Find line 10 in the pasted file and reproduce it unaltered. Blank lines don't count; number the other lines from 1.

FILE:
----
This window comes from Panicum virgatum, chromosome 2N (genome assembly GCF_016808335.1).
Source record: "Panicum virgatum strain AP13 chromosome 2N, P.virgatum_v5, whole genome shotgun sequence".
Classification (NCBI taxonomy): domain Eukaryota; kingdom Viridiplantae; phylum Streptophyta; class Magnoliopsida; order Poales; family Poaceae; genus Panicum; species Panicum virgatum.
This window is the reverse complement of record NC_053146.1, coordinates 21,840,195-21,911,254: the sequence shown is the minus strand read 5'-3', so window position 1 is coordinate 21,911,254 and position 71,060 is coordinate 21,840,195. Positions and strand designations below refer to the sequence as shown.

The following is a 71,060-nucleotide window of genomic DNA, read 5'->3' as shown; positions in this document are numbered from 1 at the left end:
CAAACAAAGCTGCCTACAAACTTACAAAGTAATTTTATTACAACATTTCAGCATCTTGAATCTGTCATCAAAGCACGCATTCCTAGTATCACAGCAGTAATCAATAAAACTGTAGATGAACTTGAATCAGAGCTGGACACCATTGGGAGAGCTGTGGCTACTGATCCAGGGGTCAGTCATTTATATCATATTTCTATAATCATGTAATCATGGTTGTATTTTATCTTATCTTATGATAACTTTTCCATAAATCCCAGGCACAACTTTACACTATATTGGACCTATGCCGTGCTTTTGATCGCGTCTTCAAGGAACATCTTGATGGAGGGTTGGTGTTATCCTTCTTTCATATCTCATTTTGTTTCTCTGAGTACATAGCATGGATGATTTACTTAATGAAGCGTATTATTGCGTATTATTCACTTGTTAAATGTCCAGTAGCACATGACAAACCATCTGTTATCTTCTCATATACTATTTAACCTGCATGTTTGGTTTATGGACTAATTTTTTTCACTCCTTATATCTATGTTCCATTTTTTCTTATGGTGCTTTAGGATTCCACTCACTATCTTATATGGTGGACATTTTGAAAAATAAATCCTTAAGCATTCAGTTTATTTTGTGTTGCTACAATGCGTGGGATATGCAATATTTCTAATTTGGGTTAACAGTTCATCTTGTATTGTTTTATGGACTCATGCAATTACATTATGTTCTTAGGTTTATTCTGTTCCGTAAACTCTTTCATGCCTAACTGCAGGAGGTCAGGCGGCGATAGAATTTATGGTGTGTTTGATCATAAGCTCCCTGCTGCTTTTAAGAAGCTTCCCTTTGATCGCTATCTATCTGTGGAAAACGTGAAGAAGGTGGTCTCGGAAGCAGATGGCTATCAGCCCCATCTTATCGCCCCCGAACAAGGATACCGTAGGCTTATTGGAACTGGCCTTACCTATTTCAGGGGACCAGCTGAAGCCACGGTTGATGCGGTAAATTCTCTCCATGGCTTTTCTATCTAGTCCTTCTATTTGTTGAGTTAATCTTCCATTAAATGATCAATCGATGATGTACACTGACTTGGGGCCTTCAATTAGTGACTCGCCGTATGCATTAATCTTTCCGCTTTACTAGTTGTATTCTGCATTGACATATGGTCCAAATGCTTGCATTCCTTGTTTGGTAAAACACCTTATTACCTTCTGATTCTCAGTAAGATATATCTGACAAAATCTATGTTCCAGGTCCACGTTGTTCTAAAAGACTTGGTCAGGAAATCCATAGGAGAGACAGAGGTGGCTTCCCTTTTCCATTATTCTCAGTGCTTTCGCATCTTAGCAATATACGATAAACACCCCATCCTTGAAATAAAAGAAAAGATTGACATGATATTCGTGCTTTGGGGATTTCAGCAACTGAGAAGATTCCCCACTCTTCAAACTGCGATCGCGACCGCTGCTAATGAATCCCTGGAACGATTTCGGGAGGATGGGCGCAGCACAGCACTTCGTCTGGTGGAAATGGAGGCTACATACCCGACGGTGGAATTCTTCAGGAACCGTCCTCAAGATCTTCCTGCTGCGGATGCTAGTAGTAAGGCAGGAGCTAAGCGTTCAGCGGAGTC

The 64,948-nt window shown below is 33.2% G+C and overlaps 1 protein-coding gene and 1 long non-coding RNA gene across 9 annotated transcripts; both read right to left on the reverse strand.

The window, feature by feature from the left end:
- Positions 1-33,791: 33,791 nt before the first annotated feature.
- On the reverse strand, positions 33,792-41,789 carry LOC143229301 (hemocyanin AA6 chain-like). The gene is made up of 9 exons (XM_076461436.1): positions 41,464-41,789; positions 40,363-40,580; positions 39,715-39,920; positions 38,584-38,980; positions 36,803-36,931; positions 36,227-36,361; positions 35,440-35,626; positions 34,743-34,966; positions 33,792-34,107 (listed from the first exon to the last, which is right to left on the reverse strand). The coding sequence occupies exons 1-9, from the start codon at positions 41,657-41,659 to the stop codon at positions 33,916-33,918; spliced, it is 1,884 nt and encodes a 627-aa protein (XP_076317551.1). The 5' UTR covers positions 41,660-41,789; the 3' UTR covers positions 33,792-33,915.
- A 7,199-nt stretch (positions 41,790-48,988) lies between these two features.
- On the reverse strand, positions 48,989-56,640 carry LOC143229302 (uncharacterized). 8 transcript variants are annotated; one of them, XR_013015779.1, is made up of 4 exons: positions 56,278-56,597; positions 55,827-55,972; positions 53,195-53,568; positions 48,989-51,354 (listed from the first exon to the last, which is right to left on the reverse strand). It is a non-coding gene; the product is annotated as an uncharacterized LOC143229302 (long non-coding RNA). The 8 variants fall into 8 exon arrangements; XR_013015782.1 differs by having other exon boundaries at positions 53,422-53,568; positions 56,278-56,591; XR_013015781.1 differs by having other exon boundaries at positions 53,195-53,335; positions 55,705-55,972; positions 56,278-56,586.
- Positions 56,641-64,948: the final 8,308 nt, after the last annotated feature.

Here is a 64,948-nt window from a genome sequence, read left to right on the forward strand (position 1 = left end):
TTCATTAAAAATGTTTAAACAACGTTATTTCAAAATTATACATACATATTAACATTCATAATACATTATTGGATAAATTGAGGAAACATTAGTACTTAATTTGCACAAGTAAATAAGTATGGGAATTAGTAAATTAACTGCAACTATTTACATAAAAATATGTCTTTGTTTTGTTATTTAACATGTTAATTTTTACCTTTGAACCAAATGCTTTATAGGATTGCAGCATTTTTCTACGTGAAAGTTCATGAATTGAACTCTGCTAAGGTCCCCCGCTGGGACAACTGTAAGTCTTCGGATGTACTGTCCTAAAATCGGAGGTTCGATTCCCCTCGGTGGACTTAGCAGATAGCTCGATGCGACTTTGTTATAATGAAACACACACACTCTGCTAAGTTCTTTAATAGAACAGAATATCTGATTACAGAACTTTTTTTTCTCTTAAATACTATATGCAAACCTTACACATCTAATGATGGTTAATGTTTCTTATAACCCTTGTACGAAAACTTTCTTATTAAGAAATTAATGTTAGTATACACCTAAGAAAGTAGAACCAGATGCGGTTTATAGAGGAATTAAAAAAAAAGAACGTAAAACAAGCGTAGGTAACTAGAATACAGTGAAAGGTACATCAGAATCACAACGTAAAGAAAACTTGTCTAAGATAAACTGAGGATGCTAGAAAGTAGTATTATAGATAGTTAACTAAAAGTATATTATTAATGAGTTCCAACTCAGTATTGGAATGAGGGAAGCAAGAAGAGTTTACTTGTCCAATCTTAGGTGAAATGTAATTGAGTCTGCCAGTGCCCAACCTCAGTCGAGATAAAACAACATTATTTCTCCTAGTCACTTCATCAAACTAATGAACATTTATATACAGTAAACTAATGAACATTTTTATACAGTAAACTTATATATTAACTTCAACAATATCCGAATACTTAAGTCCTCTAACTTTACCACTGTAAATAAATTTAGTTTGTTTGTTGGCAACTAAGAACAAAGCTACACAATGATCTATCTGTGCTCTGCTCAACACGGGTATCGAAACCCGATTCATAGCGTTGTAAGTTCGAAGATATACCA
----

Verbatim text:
- On the reverse strand, positions 33,792-41,789 carry LOC143229301 (hemocyanin AA6 chain-like). The gene is made up of 9 exons (XM_076461436.1): positions 41,464-41,789; positions 40,363-40,580; positions 39,715-39,920; positions 38,584-38,980; positions 36,803-36,931; positions 36,227-36,361; positions 35,440-35,626; positions 34,743-34,966; positions 33,792-34,107 (listed from the first exon to the last, which is right to left on the reverse strand). The coding sequence occupies exons 1-9, from the start codon at positions 41,657-41,659 to the stop codon at positions 33,916-33,918; spliced, it is 1,884 nt and encodes a 627-aa protein (XP_076317551.1). The 5' UTR covers positions 41,660-41,789; the 3' UTR covers positions 33,792-33,915.